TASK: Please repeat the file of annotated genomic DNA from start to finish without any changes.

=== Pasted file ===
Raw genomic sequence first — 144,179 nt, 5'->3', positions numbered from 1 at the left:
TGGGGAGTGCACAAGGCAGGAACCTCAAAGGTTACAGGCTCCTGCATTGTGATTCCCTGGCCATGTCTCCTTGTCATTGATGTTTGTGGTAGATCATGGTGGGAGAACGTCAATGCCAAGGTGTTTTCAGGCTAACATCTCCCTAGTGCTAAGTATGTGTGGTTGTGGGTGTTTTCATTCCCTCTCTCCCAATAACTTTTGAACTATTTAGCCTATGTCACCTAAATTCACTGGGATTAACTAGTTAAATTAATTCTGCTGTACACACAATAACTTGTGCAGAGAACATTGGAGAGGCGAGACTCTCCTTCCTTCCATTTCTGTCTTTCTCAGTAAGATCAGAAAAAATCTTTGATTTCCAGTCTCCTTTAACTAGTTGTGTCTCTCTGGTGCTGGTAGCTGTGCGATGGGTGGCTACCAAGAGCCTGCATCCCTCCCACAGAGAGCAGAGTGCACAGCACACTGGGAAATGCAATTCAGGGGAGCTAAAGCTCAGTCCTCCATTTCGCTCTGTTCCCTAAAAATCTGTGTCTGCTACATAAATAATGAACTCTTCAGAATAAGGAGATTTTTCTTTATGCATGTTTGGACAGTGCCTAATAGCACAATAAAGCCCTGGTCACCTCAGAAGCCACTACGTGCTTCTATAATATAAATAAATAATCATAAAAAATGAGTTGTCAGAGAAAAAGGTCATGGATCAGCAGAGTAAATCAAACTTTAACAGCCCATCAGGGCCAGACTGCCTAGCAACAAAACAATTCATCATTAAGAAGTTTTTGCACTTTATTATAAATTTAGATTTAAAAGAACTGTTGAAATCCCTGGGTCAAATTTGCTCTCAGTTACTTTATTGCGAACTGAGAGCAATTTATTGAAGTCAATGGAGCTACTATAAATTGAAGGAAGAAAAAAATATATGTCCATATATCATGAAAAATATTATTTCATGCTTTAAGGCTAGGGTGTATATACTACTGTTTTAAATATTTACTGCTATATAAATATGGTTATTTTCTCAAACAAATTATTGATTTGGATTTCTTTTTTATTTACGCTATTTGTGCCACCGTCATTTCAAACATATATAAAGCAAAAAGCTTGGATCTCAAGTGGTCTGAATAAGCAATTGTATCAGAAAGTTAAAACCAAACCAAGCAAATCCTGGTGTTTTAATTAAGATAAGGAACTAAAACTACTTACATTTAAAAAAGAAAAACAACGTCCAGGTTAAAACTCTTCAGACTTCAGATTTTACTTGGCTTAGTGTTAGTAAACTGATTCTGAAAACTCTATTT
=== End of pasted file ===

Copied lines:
Raw genomic sequence first — 144,179 nt, 5'->3', positions numbered from 1 at the left:
TGGGGAGTGCACAAGGCAGGAACCTCAAAGGTTACAGGCTCCTGCATTGTGATTCCCTGGCCATGTCTCCTTGTCATTGATGTTTGTGGTAGATCATGGTGGGAGAACGTCAATGCCAAGGTGTTTTCAGGCTAACATCTCCCTAGTGCTAAGTATGTGTGGTTGTGGGTGTTTTCATTCCCTCTCTCCCAATAACTTTTGAACTATTTAGCCTATGTCACCTAAATTCACTGGGATTAACTAGTTAAATTAATTCTGCTGTACACACAATAACTTGTGCAGAGAACATTGGAGAGGCGAGACTCTCCTTCCTTCCATTTCTGTCTTTCTCAGTAAGATCAGAAAAAATCTTTGATTTCCAGTCTCCTTTAACTAGTTGTGTCTCTCTGGTGCTGGTAGCTGTGCGATGGGTGGCTACCAAGAGCCTGCATCCCTCCCACAGAGAGCAGAGTGCACAGCACACTGGGAAATGCAATTCAGGGGAGCTAAAGCTCAGTCCTCCATTTCGCTCTGTTCCCTAAAAATCTGTGTCTGCTACATAAATAATGAACTCTTCAGAATAAGGAGATTTTTCTTTATGCATGTTTGGACAGTGCCTAATAGCACAATAAAGCCCTGGTCACCTCAGAAGCCACTACGTGCTTCTATAATATAAATAAATAATCATAAAAAATGAGTTGTCAGAGAAAAAGGTCATGGATCAGCAGAGTAAATCAAACTTTAACAGCCCATCAGGGCCAGACTGCCTAGCAACAAAACAATTCATCATTAAGAAGTTTTTGCACTTTATTATAAATTTAGATTTAAAAGAACTGTTGAAATCCCTGGGTCAAATTTGCTCTCAGTTACTTTATTGCGAACTGAGAGCAATTTATTGAAGTCAATGGAGCTACTATAAATTGAAGGAAGAAAAAAATATATGTCCATATATCATGAAAAATATTATTTCATGCTTTAAGGCTAGGGTGTATATACTACTGTTTTAAATATTTACTGCTATATAAATATGGTTATTTTCTCAAACAAATTATTGATTTGGATTTCTTTTTTATTTACGCTATTTGTGCCACCGTCATTTCAAACATATATAAAGCAAAAAGCTTGGATCTCAAGTGGTCTGAATAAGCAATTGTATCAGAAAGTTAAAACCAAACCAAGCAAATCCTGGTGTTTTAATTAAGATAAGGAACTAAAACTACTTACATTTAAAAAAGAAAAACAACGTCCAGGTTAAAACTCTTCAGACTTCAGATTTTACTTGGCTTAGTGTTAGTAAACTGATTCTGAAAACTCTATTT